VGA Power: Vision, Goals, Action!


As a professional ballroom dancer and coach I have to keep everyone motivated — including myself. Spending god-awful amounts of money to travel the country and compete in a sport that is as difficult as gymnastics but as subjective as a beauty pageant often creates conversations and situations where assessing one’s vision, goals and actions are critical for long-term sustainability.


“Why is that person ahead of me?” or “How could I have gotten 6th in that performance, it was one of my best!” are echoes of feelings that have been expressed both in myself as well as my clients.

The truth is, life is like a dance competition. The most important things are subjective — success, love, wealth.

All of these things are abstract results that are different for everyone. What may be success to you may seem like a prison to me and vice versa. We’ve all heard the adage, “One man’s trash is another man’s treasure,” and, what these sentiments point to is that life is, ultimately, what we make it.


But that assumes that you are engaging in making it. I often say to people, “Create or be Created” — the music of life will keep playing and you have no control over the tempo, but you can dance your heart out and make it a good one. If you decide to sit out and watch other people having fun, one day the band is going to stop playing and it will be time to go home — leaving you with memories of watching other people dance instead of having made your own.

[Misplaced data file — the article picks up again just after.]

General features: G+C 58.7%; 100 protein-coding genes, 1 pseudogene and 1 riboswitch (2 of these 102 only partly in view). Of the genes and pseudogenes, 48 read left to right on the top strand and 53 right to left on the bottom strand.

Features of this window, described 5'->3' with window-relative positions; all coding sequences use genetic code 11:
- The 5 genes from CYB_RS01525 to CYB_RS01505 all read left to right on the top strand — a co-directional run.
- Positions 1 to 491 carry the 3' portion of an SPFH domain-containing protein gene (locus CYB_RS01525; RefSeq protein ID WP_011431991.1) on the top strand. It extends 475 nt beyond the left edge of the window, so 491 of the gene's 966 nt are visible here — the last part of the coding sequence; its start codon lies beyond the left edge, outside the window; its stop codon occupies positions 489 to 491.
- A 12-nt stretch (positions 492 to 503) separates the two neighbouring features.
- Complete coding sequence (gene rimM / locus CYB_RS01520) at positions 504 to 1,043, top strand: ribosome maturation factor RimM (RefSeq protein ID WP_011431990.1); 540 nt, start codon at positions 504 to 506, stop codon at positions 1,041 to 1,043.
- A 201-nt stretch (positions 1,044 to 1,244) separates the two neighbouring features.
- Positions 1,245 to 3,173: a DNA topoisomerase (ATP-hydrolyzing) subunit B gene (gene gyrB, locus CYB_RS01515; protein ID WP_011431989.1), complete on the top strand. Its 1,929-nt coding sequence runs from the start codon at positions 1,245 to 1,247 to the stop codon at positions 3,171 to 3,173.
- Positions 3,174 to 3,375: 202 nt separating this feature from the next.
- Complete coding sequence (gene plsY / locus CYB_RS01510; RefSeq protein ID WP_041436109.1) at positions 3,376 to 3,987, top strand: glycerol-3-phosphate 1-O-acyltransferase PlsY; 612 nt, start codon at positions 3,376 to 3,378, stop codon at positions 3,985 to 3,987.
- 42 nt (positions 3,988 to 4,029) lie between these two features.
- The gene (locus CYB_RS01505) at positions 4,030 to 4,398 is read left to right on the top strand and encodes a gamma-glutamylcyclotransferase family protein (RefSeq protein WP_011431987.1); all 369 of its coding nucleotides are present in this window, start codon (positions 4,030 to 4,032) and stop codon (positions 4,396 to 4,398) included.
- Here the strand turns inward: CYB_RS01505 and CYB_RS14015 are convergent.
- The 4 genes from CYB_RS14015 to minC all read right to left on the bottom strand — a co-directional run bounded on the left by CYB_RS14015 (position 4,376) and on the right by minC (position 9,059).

Over the years of teaching and competing I’ve had to hone my skills in maintaining my ability to create the future both in myself as well as with my clients because, let’s face it, any place worth going to will come with a fair share of pitfalls, reasons and obstacles.

Most people quit one of two ways — before they ever start or shortly after starting. The number one reason? A weak connection to their future.

This can mean a few things. Some people have a hard time seeing the bigger picture — their vision — while others suffer in being able to create amazing ones but not see the small steps to get there and get disillusioned easily. As a coach I have to understand both sides and, through my years of practice, I’ve created a simple way to look at anything in life through something I call VGA Power: Vision, Goals, Actions.


The Big Picture

Take a piece of paper and lay it out horizontally. On the left write “Vision” and draw three lines moving to the right from it. Next write the word “Goal” at the end of each line. Leave enough space because for each Goal you are going to repeat the process by drawing 2 lines that move rightward and label those “Action.”


You should now have a sideways pyramid that flows from Vision to Goal to Action.


Now it gets even more fun. Draw a curved arrow that flows from your actions upward into your goals, and vice versa the other way back. The point? To see the relationship between the two.